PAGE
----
A step by step guide for how to use the open-source animation tool Lottie, and what you can do with it
Animation is one of the most powerful tools for product designers. When design elements dance, spin, jump, and move, they instantly create a more delightful experience for the user, and they can also call attention to key sections of a page, like a shopping cart or timer. Despite their effectiveness, however, the process of getting animations implemented into multiple platforms has been anything but easy. In fact, usually it’s quite time consuming.
I’ve recently discovered a tool that solves that problem: it’s called Lottie and was developed by Airbnb. Lottie is an iOS, Android, and React Native library that renders After Effects animations in real time, and allows native apps to use animations as easily as they use static assets.
Lottie converts After Effects animations into JSON files through an extension called Bodymovin, and it comes with a Java Script player that helps render these animations on the web. This removes the overhead of re-writing your animations for each platform, and makes implementing complex animations into your native apps or websites extremely easy.
Better still, Lottie is free and easy to use once you set it up — though there is a set-up process you need to go through before you can get started. Simply follow the steps below and you’ll be ready to use the plugin for your next project in no time:
- Designers, download the BodyMovin plugin for After Effects — and developers, get the Lottie library for either Android, iOS or React Native.
2. Proceed to download the ZXP Installer.
3. Open the bodymovin.zxp file with the Installer. You’ll find the file in the folder build / extensions.
4. Now let’s get down to work and create an animation in After Effects. Lottie supports solids, shape layers, masks, alpha mattes, trim paths, and dash patterns — so you can pretty much do anything you like.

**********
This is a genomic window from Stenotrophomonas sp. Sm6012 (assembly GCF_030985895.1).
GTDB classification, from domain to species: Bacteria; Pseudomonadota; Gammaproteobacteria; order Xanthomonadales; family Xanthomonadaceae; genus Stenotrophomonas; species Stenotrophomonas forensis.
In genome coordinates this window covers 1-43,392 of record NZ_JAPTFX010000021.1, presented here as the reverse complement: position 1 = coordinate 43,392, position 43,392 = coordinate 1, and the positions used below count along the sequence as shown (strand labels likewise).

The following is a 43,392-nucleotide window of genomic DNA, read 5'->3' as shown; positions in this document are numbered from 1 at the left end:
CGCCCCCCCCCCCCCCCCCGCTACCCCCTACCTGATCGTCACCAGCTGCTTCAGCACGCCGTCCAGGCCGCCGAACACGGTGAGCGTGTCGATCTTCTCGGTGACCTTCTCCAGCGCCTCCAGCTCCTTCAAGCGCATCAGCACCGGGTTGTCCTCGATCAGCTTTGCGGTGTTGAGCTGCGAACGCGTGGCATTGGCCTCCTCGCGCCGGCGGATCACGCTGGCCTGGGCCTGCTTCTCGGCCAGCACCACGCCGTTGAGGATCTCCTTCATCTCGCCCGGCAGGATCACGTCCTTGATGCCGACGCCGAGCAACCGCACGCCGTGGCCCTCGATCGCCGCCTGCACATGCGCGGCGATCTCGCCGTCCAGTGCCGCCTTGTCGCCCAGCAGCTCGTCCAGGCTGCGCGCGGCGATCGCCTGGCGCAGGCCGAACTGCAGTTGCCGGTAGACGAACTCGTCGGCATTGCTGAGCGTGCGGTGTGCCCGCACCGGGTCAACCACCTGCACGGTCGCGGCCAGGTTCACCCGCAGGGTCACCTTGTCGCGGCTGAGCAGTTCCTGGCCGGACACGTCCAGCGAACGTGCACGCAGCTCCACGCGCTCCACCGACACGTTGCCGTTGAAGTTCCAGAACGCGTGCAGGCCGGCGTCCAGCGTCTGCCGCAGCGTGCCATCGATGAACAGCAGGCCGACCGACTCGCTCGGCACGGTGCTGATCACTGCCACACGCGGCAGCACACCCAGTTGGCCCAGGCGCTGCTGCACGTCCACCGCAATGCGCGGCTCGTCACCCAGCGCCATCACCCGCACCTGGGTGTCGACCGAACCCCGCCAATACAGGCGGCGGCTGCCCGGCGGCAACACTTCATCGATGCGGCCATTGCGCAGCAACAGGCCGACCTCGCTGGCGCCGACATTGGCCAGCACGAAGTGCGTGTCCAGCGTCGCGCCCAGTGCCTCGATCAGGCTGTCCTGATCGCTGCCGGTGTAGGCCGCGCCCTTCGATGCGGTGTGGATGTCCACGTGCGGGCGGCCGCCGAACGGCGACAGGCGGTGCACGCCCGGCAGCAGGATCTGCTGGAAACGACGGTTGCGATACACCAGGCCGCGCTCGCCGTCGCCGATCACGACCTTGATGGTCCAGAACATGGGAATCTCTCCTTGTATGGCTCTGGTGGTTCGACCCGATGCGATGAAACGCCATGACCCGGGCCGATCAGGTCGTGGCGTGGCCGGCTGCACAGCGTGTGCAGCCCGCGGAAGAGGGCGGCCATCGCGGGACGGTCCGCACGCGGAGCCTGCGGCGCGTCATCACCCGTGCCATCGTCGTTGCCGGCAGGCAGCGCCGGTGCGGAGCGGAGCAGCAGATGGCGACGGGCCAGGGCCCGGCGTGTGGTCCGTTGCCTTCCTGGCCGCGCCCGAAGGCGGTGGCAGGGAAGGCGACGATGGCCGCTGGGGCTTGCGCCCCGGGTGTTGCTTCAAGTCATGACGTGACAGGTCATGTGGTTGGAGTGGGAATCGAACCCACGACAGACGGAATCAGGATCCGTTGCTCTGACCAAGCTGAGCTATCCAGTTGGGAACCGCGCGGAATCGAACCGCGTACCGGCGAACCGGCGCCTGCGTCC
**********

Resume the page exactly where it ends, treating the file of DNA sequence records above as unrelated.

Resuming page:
5. In After Effects, go to Window > Extensions > Bodymovin and open the Bodymovin plugin.
6. Then select a Comp by clicking on the small circle.
7. Now click on the Overflow menu to select a destination for your file.
8. Click on the Settings icon to select one of the following options, depending on what you need. I usually use “Glyphs” to convert fonts to shapes or “Standalone” to export animations and players bundled into a single file.
9. Finally, click Render — and voila, you made it!
10. Once rendered, you’ll get a JSON file that you can hand off to your developers. The best part is that it can be used for the web, iOS, or Android.
You might be excited to use Lottie at this point but what if you don’t know how to animate or are just too busy? If that’s the case, check out the lottiefiles website with pre-built animations to download as JSON files.
After all, animations shouldn’t just be a delight for users, they should be fun experiences for the designer to create as well.
I found that the work always shows if you had a good time designing it or not, which is why Lottie is a great tool. It solves the hard, nitty-gritty technical problems of the process, allowing you to focus on playing around and creating your best work.